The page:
About (ISC)2 and the CISSP Certification

By Lawrence C. Miller, Peter H. Gregory

The International Information System Security Certification Consortium (ISC)2 (pronounced “I-S-C-squared”) was established in 1989 as a not-for-profit, tax-exempt corporation chartered for the explicit purpose of developing a standardized security curriculum and administering an information security certification process for security professionals worldwide. In 1994, the Certified Information Systems Security Professional (CISSP) credential was launched.

The CISSP was the first information security credential to be accredited by the American National Standards Institute (ANSI) to the ISO/IEC 17024 standard. This international standard helps to ensure that personnel certification processes define specific competencies and identify required knowledge, skills, and personal attributes. It also requires examinations to be independently administered and designed to properly test a candidate’s competence for the certification. This process helps a certification gain industry acceptance and credibility as more than just a marketing tool for certain vendor-specific certifications (a widespread criticism that has diminished the popularity of many vendor certifications over the years).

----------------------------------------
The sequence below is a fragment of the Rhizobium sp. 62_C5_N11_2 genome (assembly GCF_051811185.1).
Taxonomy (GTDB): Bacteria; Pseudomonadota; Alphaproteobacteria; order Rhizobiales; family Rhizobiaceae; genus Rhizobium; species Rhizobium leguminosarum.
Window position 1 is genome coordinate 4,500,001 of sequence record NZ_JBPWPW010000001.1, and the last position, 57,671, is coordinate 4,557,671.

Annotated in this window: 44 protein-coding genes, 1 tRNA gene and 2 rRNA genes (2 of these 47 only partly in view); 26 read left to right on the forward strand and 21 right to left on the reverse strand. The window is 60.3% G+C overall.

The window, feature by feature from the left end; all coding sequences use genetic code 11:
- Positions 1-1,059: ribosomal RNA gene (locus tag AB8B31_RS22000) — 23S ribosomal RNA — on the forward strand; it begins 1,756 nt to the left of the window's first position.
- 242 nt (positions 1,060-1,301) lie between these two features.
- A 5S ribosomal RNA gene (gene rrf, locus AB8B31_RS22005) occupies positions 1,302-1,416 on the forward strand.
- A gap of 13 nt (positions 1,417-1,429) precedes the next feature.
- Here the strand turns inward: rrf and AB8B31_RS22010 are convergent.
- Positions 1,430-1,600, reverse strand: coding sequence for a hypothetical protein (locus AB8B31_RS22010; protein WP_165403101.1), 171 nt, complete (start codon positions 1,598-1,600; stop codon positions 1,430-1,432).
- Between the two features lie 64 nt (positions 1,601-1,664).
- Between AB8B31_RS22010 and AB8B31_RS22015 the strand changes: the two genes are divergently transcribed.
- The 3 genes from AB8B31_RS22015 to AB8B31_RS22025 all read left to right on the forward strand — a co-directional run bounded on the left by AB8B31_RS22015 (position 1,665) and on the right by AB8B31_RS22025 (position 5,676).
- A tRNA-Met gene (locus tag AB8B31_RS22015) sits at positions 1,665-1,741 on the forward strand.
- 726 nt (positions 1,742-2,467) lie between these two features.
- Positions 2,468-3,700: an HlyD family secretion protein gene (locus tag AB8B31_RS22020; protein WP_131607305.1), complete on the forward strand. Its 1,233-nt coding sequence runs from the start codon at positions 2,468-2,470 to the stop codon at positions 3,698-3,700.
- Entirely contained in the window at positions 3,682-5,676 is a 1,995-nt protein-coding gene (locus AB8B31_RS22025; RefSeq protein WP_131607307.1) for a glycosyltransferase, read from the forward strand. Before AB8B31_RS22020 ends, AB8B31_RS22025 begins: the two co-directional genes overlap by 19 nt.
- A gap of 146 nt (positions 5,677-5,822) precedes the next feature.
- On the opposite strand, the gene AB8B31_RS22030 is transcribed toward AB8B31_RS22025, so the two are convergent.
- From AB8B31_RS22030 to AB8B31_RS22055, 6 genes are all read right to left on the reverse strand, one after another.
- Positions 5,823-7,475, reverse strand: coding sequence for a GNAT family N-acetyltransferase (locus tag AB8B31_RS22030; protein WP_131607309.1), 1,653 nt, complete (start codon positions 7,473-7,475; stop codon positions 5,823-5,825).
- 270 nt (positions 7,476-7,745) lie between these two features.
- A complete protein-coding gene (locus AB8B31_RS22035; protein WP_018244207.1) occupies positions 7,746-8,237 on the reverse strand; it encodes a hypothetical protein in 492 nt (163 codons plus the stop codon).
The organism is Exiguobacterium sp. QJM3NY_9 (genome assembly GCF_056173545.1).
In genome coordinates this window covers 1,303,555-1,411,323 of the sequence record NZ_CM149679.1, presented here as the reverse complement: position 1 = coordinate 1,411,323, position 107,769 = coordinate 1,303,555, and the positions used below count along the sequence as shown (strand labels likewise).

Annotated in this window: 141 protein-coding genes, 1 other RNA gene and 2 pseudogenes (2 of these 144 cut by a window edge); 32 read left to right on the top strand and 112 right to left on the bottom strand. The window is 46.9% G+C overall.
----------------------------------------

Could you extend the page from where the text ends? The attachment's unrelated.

The ISO (International Organization for Standardization) and IEC (International Electrotechnical Commission) are two organizations that work together to prepare and publish international standards for businesses, governments, and societies worldwide.

The CISSP certification is based on a Common Body of Knowledge (CBK) identified by the (ISC)2 and defined through eight distinct domains:

  • Security and Risk Management
  • Asset Security
  • Security Engineering
  • Communication and Network Security
  • Identity and Access Management
  • Security Assessment and Testing
  • Security Operations
  • Software Development Security